– By Mike Konzen, principal and chair
“I just don’t get bumper cars.”
This is what my friend Hannah said as we watched guests at Busch Gardens Williamsburg wham into each other on the Der Autobahn Bumper Cars in the Oktoberfest node. It is really pretty silly when you think about it.
I was giving Hannah a tour of Busch Gardens, a park that we had originally designed back in the early 1970s. Since we had also helped to design dozens of expansions at the park since then, I was able to use the park’s evolution to explain to Hannah how the industry had evolved over almost 40 years. The park has many important technological advancements in rides and shows and other elements. As I went on, I expounded on guest research, business strategy, and the evolution of park branding.
In other words, I was laying it on thick.
But the bumper cars have been there since the park opened in 1975. From a technology standpoint, they are among the simplest of rides. If you think about it, millions of people have ridden the bumper cars over the past 39 seasons, happily slamming into each other.
“I just don’t get bumper cars.”
I tried to think of a really intelligent sounding answer. Perhaps they appeal to the guest’s innately competitive nature, making them inherently repeatable. Perhaps they stimulate a small dose of adrenaline in the guest, like many small rides. What else?
As I prepared to deliver my clever explanation, the ride stopped and emptied out. Two guests particularly caught our attention. They appeared to be a father-daughter pair.
They were laughing at each other, no doubt having just slammed into each other several times. They were having a great time. And they were holding hands.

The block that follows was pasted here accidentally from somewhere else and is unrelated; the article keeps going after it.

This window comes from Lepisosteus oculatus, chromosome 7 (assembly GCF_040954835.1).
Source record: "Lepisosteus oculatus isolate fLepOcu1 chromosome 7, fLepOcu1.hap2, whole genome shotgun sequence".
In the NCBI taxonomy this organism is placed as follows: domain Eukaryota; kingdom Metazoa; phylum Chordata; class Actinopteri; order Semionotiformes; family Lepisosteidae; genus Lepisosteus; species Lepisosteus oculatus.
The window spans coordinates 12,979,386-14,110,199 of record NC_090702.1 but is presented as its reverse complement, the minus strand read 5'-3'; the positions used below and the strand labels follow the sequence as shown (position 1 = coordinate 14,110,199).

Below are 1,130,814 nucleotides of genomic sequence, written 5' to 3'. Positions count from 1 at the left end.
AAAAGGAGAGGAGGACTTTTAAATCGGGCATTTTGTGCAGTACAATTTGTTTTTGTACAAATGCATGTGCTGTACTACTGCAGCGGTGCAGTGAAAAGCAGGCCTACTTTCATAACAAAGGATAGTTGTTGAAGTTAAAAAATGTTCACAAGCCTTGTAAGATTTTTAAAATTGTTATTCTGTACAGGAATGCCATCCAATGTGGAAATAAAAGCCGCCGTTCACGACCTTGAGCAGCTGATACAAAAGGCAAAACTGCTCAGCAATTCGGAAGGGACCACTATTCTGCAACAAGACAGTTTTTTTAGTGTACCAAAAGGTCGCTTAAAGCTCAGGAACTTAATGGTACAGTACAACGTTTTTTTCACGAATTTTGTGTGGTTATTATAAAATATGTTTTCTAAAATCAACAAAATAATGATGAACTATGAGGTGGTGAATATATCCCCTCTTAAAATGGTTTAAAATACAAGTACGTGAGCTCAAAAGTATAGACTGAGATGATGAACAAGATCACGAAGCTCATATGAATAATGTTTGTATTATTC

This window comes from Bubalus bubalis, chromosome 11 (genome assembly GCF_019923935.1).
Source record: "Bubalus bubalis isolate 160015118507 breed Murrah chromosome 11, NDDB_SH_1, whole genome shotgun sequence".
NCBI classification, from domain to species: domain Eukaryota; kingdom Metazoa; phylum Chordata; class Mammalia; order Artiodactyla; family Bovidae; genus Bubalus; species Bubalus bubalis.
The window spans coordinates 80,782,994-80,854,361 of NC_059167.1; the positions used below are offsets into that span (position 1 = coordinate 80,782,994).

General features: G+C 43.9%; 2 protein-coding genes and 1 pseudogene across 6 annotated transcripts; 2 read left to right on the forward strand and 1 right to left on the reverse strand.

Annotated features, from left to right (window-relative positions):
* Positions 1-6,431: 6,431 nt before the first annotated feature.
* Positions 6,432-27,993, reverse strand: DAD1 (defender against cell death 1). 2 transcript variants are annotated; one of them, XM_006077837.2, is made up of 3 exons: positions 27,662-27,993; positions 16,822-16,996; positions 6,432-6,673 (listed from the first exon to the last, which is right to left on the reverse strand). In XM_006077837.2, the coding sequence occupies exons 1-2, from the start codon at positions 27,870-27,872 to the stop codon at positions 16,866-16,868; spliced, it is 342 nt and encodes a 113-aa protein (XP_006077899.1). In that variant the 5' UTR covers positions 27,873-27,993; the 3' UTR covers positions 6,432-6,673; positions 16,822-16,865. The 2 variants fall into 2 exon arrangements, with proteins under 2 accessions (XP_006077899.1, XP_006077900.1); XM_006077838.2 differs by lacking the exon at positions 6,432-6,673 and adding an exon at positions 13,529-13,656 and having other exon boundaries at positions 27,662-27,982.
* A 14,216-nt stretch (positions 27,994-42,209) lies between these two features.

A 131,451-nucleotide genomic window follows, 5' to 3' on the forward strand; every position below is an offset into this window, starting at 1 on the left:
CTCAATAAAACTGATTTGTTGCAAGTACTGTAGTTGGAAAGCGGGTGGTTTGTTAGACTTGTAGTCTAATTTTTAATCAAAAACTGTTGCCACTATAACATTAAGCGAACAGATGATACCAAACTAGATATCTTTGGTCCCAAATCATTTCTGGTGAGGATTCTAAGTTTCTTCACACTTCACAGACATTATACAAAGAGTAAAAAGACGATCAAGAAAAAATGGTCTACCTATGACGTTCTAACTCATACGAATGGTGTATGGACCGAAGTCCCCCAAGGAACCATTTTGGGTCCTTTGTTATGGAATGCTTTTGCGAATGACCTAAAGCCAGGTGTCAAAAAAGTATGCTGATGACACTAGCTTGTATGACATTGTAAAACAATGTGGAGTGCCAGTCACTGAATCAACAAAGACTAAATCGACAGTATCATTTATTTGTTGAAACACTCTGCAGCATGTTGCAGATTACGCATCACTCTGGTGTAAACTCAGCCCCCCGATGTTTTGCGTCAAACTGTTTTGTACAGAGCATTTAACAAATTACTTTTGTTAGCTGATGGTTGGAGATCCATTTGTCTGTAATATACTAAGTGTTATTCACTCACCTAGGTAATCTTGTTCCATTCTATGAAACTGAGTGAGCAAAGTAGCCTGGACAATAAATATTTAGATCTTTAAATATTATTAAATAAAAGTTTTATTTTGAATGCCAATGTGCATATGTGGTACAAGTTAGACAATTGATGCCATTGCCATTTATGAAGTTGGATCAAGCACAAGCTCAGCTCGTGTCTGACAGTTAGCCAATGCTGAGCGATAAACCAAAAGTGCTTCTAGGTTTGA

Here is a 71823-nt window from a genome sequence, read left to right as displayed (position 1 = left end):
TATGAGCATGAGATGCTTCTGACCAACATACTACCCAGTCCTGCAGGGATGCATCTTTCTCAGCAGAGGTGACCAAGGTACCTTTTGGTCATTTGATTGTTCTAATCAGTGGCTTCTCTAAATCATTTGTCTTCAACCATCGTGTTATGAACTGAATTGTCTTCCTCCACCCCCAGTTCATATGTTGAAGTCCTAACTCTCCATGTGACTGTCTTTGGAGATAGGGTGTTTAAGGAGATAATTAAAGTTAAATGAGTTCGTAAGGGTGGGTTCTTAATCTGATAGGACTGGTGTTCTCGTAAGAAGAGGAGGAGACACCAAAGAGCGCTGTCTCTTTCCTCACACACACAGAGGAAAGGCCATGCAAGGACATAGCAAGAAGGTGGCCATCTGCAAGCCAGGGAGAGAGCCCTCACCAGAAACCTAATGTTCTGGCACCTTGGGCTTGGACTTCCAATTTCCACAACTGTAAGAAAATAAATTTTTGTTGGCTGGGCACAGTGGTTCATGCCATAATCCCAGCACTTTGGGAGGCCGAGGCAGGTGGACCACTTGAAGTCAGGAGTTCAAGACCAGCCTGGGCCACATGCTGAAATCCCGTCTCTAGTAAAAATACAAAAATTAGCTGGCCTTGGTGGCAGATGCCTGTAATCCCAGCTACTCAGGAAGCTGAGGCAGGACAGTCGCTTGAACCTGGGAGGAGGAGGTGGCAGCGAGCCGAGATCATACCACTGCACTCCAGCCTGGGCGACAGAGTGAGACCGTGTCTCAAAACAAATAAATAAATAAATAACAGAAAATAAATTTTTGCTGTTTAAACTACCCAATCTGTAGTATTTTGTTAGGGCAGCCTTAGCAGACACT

I allowed my mind to imagine stories for them. He appeared to be a middle-class working guy. The daughter appeared to be eight or nine years old. I imagined that he worked hard, and had limited quality time to spend with her as she grew up all too fast. I imagined that this might be a special moment for her, perhaps an important memory of her father that she would carry with her into adulthood. I thought of my own daughter, and got a lump in my throat.
The father-daughter pair had what I like to call a Connecting Moment. These occur when the attraction experience brings loved ones together in a natural, uninhibited way. This is not just about having fun together. They’ve given themselves over to the experience; and in the ensuing fun, found an opportunity to deepen their relationship. Really well-designed experiences create the highest potential for Connecting Moments. Imagine the great value of these Connecting Moments in creating shared memories and a special opportunity to deepen a relationship in the busy lives of our guests.
It is a particular blessing for us that we can enrich people’s lives by creating opportunities for these special moments. But in truth, they create the moment for themselves.
Today we design experiences with tools like virtual reality, digital mapping, and rides that boggle the senses. But we have to always remind ourselves to make room for these Connecting Moments to happen. For all of the creativity we employ in designing state-of-the-art attractions, we are humbled in remembering that the guests create this most important aspect for themselves.
Hannah and I watched the hand-holding father-daughter pair get right back on the ride for another round of silly collisions. And we simultaneously realized the value of the simple bumpers cars to foster a connection between them.
“That’s the point of bumper cars,” I told her.
And I felt proud that PGAV had a role in creating that particular Connecting Moment, and millions more like it.